Robert Christgau: Dean of American Rock Critics

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Consumer Guide Album

Dylan Hicks: Sings Bolling Greene [Two Deuces, 2012]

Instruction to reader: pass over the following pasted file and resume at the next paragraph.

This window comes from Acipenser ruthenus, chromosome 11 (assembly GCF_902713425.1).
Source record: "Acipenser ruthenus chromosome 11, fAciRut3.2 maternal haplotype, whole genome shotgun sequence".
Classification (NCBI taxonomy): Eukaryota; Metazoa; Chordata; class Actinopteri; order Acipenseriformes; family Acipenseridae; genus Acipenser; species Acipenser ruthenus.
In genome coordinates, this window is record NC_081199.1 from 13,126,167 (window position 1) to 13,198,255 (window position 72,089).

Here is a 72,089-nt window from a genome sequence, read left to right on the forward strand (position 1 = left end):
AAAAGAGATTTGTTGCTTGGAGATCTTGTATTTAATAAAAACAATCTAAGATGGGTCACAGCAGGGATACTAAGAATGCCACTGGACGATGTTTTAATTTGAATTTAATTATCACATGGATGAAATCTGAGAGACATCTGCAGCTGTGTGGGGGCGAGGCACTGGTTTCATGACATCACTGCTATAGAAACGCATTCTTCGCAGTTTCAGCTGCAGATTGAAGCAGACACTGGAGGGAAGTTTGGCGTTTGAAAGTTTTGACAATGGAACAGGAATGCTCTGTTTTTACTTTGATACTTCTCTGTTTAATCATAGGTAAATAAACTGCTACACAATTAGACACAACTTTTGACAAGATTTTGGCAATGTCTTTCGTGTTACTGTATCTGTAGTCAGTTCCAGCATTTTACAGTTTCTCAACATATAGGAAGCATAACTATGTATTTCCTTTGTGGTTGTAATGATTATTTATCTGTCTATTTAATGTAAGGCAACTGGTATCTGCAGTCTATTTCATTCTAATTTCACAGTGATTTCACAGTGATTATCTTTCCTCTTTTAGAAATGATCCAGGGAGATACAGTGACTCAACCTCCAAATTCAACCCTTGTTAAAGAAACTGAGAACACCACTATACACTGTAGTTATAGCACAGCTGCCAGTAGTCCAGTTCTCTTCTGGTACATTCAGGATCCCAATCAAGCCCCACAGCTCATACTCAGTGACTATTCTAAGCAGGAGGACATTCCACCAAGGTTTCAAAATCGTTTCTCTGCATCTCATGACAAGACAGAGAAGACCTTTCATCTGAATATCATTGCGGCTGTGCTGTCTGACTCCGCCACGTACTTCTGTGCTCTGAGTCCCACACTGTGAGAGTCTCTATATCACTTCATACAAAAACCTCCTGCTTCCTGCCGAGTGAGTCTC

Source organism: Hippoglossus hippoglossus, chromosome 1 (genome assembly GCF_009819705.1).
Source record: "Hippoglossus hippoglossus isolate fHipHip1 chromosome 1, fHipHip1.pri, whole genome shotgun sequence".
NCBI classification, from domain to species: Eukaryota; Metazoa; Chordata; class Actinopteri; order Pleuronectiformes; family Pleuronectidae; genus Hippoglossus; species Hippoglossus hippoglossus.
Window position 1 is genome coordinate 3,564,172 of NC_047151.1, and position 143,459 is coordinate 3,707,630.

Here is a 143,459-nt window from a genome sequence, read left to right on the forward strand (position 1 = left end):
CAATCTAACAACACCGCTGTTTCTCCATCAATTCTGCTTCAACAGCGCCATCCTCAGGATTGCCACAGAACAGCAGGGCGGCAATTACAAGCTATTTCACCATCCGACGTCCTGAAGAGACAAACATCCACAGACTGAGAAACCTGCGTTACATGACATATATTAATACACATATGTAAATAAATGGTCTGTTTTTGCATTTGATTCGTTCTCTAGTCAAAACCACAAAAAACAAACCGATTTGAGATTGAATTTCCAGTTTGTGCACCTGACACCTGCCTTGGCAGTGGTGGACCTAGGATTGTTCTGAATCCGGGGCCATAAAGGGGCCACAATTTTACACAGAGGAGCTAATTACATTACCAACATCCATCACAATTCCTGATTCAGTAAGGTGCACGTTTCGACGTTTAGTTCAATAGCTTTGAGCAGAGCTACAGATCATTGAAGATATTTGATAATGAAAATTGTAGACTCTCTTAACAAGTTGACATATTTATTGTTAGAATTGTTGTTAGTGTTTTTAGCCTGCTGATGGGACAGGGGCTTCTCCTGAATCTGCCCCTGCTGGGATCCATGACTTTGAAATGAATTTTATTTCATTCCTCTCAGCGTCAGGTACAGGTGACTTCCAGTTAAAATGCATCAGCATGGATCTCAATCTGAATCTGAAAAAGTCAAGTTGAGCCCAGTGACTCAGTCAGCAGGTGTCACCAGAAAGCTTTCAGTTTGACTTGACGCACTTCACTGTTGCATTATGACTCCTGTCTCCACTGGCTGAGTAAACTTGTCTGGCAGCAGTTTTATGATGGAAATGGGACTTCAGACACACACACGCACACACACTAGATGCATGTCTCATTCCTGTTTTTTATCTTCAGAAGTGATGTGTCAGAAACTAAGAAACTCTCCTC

This is complicated. Minneapolis critic and singer-songwriter Hicks recently published a debut novel called Boarded Windows, about which you can believe Dana Spiotta ("eloquent and unusual") and Greil Marcus ("whispered, confided, mused") or you can believe me ("buncha bohos wax clever about art until you want to paste someone"). Its seventh most important character is a country-singing aesthete of implausible renown named Bolling Greene. But these aren't simply Hicks's renditions of Greene's previously nonexistent songs. They're also songs about goings on in the novel itself to which Greene couldn't have been privy as well as a leftover about a golf course that, as Greene's widow complains in the notes, it's impossible to imagine the vaguely delineated cult hero writing. I love the first four and like all 10, because the same fine distinctions that make my teeth hurt at 252 pages are piquant at a hooky half hour of rhymes I can ignore at will. If you crave concrete detail in your songwriting, here's your fix, from "West Texas wind/Blowing headlines in my lap/Lonely Man Takes Nap/Chubby Girl Learns Tap" to "The musty olive carpet/The sticky minibar/The grainy baby movie/The broken VCR." A-